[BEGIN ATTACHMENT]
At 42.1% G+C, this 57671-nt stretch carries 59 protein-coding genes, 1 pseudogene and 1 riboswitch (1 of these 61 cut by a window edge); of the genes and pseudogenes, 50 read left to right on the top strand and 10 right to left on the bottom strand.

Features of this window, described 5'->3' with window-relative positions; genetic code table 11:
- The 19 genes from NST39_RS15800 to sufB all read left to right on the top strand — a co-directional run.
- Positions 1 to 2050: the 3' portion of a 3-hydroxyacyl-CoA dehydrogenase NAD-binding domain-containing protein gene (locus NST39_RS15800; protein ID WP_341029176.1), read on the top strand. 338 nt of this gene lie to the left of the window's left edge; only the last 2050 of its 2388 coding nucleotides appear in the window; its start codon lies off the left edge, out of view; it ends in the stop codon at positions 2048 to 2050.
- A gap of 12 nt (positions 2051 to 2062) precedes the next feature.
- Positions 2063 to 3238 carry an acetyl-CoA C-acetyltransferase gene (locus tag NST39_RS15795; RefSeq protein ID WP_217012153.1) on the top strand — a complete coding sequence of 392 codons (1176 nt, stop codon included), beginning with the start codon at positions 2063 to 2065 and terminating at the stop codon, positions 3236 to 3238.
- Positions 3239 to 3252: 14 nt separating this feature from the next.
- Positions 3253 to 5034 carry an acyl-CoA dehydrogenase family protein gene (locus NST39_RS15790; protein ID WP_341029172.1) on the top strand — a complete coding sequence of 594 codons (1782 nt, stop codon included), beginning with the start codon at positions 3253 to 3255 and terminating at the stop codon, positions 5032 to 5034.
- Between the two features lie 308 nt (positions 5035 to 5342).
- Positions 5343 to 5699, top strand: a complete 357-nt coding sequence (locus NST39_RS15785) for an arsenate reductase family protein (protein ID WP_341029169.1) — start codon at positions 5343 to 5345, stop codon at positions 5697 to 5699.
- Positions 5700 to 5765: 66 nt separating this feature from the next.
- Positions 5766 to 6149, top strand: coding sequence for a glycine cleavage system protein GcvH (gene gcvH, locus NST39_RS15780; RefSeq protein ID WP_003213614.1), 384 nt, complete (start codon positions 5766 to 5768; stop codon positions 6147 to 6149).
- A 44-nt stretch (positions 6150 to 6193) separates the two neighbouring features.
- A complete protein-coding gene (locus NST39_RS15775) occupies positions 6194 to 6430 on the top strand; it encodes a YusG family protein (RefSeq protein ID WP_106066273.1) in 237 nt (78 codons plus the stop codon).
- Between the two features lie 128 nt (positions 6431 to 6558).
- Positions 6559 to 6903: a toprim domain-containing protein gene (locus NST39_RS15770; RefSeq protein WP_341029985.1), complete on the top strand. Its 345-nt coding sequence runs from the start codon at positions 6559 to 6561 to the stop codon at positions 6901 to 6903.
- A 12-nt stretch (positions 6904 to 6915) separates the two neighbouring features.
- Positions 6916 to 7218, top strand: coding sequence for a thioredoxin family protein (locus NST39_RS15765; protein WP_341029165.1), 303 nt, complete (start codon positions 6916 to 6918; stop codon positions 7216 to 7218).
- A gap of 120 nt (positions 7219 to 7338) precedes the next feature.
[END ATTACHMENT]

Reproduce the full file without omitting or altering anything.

At 42.1% G+C, this 57671-nt stretch carries 59 protein-coding genes, 1 pseudogene and 1 riboswitch (1 of these 61 cut by a window edge); of the genes and pseudogenes, 50 read left to right on the top strand and 10 right to left on the bottom strand.

Features of this window, described 5'->3' with window-relative positions; genetic code table 11:
- The 19 genes from NST39_RS15800 to sufB all read left to right on the top strand — a co-directional run.
- Positions 1 to 2050: the 3' portion of a 3-hydroxyacyl-CoA dehydrogenase NAD-binding domain-containing protein gene (locus NST39_RS15800; protein ID WP_341029176.1), read on the top strand. 338 nt of this gene lie to the left of the window's left edge; only the last 2050 of its 2388 coding nucleotides appear in the window; its start codon lies off the left edge, out of view; it ends in the stop codon at positions 2048 to 2050.
- A gap of 12 nt (positions 2051 to 2062) precedes the next feature.
- Positions 2063 to 3238 carry an acetyl-CoA C-acetyltransferase gene (locus tag NST39_RS15795; RefSeq protein ID WP_217012153.1) on the top strand — a complete coding sequence of 392 codons (1176 nt, stop codon included), beginning with the start codon at positions 2063 to 2065 and terminating at the stop codon, positions 3236 to 3238.
- Positions 3239 to 3252: 14 nt separating this feature from the next.
- Positions 3253 to 5034 carry an acyl-CoA dehydrogenase family protein gene (locus NST39_RS15790; protein ID WP_341029172.1) on the top strand — a complete coding sequence of 594 codons (1782 nt, stop codon included), beginning with the start codon at positions 3253 to 3255 and terminating at the stop codon, positions 5032 to 5034.
- Between the two features lie 308 nt (positions 5035 to 5342).
- Positions 5343 to 5699, top strand: a complete 357-nt coding sequence (locus NST39_RS15785) for an arsenate reductase family protein (protein ID WP_341029169.1) — start codon at positions 5343 to 5345, stop codon at positions 5697 to 5699.
- Positions 5700 to 5765: 66 nt separating this feature from the next.
- Positions 5766 to 6149, top strand: coding sequence for a glycine cleavage system protein GcvH (gene gcvH, locus NST39_RS15780; RefSeq protein ID WP_003213614.1), 384 nt, complete (start codon positions 5766 to 5768; stop codon positions 6147 to 6149).
- A 44-nt stretch (positions 6150 to 6193) separates the two neighbouring features.
- A complete protein-coding gene (locus NST39_RS15775) occupies positions 6194 to 6430 on the top strand; it encodes a YusG family protein (RefSeq protein ID WP_106066273.1) in 237 nt (78 codons plus the stop codon).
- Between the two features lie 128 nt (positions 6431 to 6558).
- Positions 6559 to 6903: a toprim domain-containing protein gene (locus NST39_RS15770; RefSeq protein WP_341029985.1), complete on the top strand. Its 345-nt coding sequence runs from the start codon at positions 6559 to 6561 to the stop codon at positions 6901 to 6903.
- A 12-nt stretch (positions 6904 to 6915) separates the two neighbouring features.
- Positions 6916 to 7218, top strand: coding sequence for a thioredoxin family protein (locus NST39_RS15765; protein WP_341029165.1), 303 nt, complete (start codon positions 6916 to 6918; stop codon positions 7216 to 7218).
- A gap of 120 nt (positions 7219 to 7338) precedes the next feature.